The long and deep national recession had its start in the housing market, so signs that the market is stabilizing must be greeted as good news. The National Association of Realtors reports that in the third quarter of this year, the national median home price was $177,900, an increase of $7,000 from the second quarter. Still, that figure is more than 11 percent lower than the third quarter of 2008.
In addition to the growth in housing values, activity is up, with the NAR reporting the purchase of existing homes was up 9.4 percent in September. In Maine, sales were up 23 percent.
Financial experts are divided on how effective the first-time home buyer tax credit has been in stimulating the moribund economy. The $8,000 federal tax credit, in place for all of calendar 2008, has been extended through April of next year. A $6,500 tax credit, for those who have lived in their homes for at least five years and are buying a new home, is also available through April 2010.
“We can’t underestimate just how powerful a catalyst the first-time home buyer tax credit has been for the housing sector,” Lawrence Yun, the NAR’s chief economist, told CNN.com.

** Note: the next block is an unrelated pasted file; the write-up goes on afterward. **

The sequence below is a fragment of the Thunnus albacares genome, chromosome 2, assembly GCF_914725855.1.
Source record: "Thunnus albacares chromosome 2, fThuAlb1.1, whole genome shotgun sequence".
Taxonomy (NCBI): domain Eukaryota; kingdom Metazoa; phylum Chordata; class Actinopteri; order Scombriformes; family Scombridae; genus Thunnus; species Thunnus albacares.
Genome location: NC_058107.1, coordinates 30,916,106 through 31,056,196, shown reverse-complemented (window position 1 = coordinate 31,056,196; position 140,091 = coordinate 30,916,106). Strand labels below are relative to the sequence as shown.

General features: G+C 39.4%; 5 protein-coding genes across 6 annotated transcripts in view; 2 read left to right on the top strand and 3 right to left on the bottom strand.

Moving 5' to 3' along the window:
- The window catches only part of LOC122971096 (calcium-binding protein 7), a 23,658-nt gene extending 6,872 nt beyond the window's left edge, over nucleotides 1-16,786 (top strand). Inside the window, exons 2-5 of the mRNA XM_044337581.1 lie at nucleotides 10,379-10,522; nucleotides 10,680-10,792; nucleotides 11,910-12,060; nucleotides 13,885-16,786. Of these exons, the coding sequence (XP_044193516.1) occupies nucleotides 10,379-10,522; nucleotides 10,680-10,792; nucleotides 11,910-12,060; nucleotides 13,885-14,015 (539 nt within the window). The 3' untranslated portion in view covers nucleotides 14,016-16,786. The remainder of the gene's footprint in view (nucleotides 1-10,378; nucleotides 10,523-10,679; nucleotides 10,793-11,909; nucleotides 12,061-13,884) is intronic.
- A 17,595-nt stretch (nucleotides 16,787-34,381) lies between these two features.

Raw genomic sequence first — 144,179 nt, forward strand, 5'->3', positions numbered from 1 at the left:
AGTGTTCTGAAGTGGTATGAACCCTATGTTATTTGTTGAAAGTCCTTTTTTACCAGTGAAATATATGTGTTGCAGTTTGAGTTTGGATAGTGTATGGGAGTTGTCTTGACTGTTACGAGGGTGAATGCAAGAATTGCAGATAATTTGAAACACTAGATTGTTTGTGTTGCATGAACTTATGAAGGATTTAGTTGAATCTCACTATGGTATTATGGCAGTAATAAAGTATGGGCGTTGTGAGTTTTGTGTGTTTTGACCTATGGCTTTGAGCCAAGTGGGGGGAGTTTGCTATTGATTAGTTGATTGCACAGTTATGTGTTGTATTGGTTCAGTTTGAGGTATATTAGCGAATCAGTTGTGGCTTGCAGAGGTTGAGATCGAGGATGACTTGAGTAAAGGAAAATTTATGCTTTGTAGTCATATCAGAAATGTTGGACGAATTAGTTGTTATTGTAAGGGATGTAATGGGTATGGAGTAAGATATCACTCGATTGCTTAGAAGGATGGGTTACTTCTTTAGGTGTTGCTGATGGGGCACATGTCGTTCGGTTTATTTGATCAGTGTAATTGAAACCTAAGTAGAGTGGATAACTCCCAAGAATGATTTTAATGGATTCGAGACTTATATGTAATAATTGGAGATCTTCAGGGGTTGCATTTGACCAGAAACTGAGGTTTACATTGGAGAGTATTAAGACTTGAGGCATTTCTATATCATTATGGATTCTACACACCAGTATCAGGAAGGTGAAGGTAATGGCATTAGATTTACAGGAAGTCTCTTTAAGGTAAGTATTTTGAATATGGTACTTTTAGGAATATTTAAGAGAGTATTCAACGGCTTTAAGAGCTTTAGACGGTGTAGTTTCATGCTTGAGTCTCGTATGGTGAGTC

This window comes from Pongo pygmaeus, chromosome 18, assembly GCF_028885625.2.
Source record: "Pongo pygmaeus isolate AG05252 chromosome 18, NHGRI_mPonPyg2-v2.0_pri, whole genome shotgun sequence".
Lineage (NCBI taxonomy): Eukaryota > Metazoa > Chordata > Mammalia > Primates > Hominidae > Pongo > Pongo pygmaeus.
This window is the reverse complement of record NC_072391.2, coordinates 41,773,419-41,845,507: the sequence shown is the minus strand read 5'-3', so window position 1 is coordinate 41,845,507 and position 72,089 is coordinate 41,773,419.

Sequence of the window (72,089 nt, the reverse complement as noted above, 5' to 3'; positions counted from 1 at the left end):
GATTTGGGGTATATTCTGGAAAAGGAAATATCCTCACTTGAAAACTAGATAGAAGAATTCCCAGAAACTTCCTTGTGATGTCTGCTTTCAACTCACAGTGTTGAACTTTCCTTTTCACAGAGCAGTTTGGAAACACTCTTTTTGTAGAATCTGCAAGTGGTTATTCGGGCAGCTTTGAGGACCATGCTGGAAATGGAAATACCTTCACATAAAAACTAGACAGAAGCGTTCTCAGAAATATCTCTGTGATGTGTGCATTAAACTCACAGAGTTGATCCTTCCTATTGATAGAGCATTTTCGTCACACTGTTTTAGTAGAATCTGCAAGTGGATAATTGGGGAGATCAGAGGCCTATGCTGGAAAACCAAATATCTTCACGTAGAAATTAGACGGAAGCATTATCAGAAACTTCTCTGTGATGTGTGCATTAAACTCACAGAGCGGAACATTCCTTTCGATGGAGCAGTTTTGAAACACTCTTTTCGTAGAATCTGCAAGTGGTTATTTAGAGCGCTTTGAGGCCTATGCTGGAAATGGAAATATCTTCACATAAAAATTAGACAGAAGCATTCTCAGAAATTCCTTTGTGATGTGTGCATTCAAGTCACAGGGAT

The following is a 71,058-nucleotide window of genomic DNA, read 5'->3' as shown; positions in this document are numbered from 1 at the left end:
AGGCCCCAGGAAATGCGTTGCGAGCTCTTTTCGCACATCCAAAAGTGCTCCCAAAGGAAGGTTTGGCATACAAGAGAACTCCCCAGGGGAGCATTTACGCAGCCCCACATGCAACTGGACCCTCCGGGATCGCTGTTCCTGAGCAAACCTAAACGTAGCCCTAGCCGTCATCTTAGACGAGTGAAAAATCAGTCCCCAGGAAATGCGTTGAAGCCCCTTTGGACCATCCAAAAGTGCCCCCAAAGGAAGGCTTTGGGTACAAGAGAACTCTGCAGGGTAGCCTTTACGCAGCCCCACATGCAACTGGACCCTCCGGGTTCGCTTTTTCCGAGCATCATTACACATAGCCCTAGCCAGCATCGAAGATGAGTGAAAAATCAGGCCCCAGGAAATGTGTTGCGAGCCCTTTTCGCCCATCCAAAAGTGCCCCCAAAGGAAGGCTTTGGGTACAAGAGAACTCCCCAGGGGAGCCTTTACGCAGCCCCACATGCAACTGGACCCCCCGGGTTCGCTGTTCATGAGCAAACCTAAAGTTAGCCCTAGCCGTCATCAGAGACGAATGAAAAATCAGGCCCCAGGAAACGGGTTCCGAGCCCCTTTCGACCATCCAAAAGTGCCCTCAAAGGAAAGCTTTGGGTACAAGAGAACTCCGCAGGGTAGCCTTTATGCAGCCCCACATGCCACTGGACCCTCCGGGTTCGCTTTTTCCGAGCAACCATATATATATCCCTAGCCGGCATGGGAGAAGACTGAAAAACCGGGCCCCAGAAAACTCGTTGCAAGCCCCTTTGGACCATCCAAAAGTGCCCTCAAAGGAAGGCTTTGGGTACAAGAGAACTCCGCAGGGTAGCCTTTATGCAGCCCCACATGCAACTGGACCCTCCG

Maine officials would do well to pay especially close attention to the housing sector. Maine has a much higher home ownership rate than other states, yet it also has one of the oldest housing stocks in the country. Those two facts are not contradictory, but rather are related; older houses have served as affordable housing, but this is not a trend that should continue.
In addition, Maine’s state and local governments rely heavily on housing; much of state government’s sales tax revenue has come through the sale of construction materials, and local government relies on the real estate, or property tax.
With tax shortfalls, state government will continue to focus on what it can’t do, rather than what it can do, in the coming year. But if any new tax breaks for home ownership programs are considered, they ought to carry weight with lawmakers.
Nationally, Mr. Yun noted, “Most of the 75 million home owning families have more wealth tied to their homes [than to the stock market]. Home values could soon turn consistently positive and help the broad base of middle-class families, but we are not there yet,” he said. “We need a steady supply of qualified buyers to meaningfully bring inventories down and return us to a period of normal, steady price growth and to fully remove consumer fears, which would then revive the broader economy.”
Homeowners, whether first time or “step up” buyers, become locally based consumers. They patronize hardware, home improvement, garden and furniture stores, and they use services provided by painters, plumbers, electricians, carpenters and landscapers. And this is not to mention that they have children and become active in their communities, a social benefit.
“Without a firm foundation for middle-class wealth recovery, the post-recession economic growth likely will be one of the weakest in U.S. history,” Mr. Yun said. Easing homeownership must be part of the plan.